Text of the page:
In the upper levels of the tank, like it would be on the intertidal flats, everything is in constant motion. Here, the red algae sways in the water, and a small family of blue anemones glued to a fragile blade waves its tentacles, hoping to catch some of the swimmers that muddy up the current. Behind, bubbles dance; large ones going down, from the pump; small ones heading back up to the surface, carrying goodies collected en route. Released at the top, the goodies float back down; more specks in the water.

This red algae gathers "dust". I pour clean water over it, or take it out and swish it around in fresh water, and it looks beautifully clean. A few minutes back in the tank, and it's covered in these little specks. Some may be sand, some is detritus, leftovers from critter meals or floating fragments of rotting eelgrass, and the rest is made up of small animals, copepods and amphipods eating detritus, and tiny worms eating copepods and amphipods.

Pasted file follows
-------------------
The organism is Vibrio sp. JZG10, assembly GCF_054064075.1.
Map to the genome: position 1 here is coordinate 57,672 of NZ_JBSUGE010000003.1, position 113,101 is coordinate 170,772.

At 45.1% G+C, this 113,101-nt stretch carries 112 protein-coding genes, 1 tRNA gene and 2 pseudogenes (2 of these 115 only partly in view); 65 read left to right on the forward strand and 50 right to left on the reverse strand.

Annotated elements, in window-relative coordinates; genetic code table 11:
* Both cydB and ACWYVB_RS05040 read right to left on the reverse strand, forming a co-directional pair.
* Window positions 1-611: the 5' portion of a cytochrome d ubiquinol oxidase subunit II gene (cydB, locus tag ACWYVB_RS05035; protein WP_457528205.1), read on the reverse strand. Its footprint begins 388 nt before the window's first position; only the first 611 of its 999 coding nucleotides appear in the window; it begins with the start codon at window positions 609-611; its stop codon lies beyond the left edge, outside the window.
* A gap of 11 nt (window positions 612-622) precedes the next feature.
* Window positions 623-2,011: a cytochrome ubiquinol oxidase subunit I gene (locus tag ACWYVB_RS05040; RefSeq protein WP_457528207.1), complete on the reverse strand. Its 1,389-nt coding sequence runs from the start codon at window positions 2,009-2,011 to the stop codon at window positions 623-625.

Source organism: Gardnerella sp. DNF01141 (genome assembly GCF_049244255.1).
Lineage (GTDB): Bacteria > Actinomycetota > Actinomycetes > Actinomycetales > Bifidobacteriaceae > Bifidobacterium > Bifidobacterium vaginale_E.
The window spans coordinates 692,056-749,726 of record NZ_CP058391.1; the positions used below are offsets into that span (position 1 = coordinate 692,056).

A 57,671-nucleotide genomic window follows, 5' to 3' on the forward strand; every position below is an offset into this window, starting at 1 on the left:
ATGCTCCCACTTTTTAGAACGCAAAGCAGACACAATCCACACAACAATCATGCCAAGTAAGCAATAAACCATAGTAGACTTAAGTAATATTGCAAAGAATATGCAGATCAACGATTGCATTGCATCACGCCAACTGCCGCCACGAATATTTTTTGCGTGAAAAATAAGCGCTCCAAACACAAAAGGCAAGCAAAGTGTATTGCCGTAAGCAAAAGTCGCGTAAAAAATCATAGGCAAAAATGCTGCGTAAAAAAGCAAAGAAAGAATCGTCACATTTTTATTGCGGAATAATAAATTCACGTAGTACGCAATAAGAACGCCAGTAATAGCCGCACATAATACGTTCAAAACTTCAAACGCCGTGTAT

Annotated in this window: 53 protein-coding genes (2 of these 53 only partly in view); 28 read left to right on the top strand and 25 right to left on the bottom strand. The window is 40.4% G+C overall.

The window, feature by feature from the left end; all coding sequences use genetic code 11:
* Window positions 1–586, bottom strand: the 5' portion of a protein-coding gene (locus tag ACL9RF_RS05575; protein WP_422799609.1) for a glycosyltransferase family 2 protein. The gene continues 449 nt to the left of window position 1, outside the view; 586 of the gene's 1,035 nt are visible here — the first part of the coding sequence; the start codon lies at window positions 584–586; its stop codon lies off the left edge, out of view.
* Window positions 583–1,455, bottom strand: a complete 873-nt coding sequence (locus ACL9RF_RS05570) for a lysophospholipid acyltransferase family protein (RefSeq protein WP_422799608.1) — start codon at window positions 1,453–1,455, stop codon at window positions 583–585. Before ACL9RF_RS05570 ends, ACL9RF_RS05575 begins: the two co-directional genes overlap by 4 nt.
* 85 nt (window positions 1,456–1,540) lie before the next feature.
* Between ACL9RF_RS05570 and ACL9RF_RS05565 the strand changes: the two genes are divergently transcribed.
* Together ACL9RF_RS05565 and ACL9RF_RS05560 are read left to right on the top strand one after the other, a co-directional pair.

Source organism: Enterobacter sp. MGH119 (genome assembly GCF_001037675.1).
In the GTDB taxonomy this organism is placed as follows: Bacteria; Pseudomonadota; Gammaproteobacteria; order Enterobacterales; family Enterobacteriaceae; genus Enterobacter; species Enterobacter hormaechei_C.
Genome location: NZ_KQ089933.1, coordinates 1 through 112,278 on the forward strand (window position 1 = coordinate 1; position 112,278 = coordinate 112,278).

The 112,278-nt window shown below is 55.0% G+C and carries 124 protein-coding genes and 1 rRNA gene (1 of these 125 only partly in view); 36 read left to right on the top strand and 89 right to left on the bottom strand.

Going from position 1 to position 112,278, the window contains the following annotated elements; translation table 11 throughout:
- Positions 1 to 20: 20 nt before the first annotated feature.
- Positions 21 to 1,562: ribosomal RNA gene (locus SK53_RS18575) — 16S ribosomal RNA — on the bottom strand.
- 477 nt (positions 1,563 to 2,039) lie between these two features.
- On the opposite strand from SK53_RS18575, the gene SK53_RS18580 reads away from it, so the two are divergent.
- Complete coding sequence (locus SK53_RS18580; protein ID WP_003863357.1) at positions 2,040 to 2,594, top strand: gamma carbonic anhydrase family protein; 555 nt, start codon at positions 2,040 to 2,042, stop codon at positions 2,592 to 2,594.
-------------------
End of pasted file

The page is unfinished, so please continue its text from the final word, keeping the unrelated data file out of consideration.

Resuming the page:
And I hadn't even noticed the hermit until I looked at the photo. There's usually one or two hidden somewhere in this mess.

Everything going at once

On the other end of the tank, and up close to the wall, things are more peaceful.

Leafy hornmouth snail, Ceratostoma foliatum, sleeping.

The water is clearer away from the current; I removed only a handful of swimmers and a scratch on the glass. This snail eats barnacles; in between times, he wanders around the walls, then goes to sleep for a day or so.

His shell started out white and pink, but as he grows it gets craggier and darker. He's beginning to show the "leaves" that give him his name; for now, they're just sharp lengthwise ridges.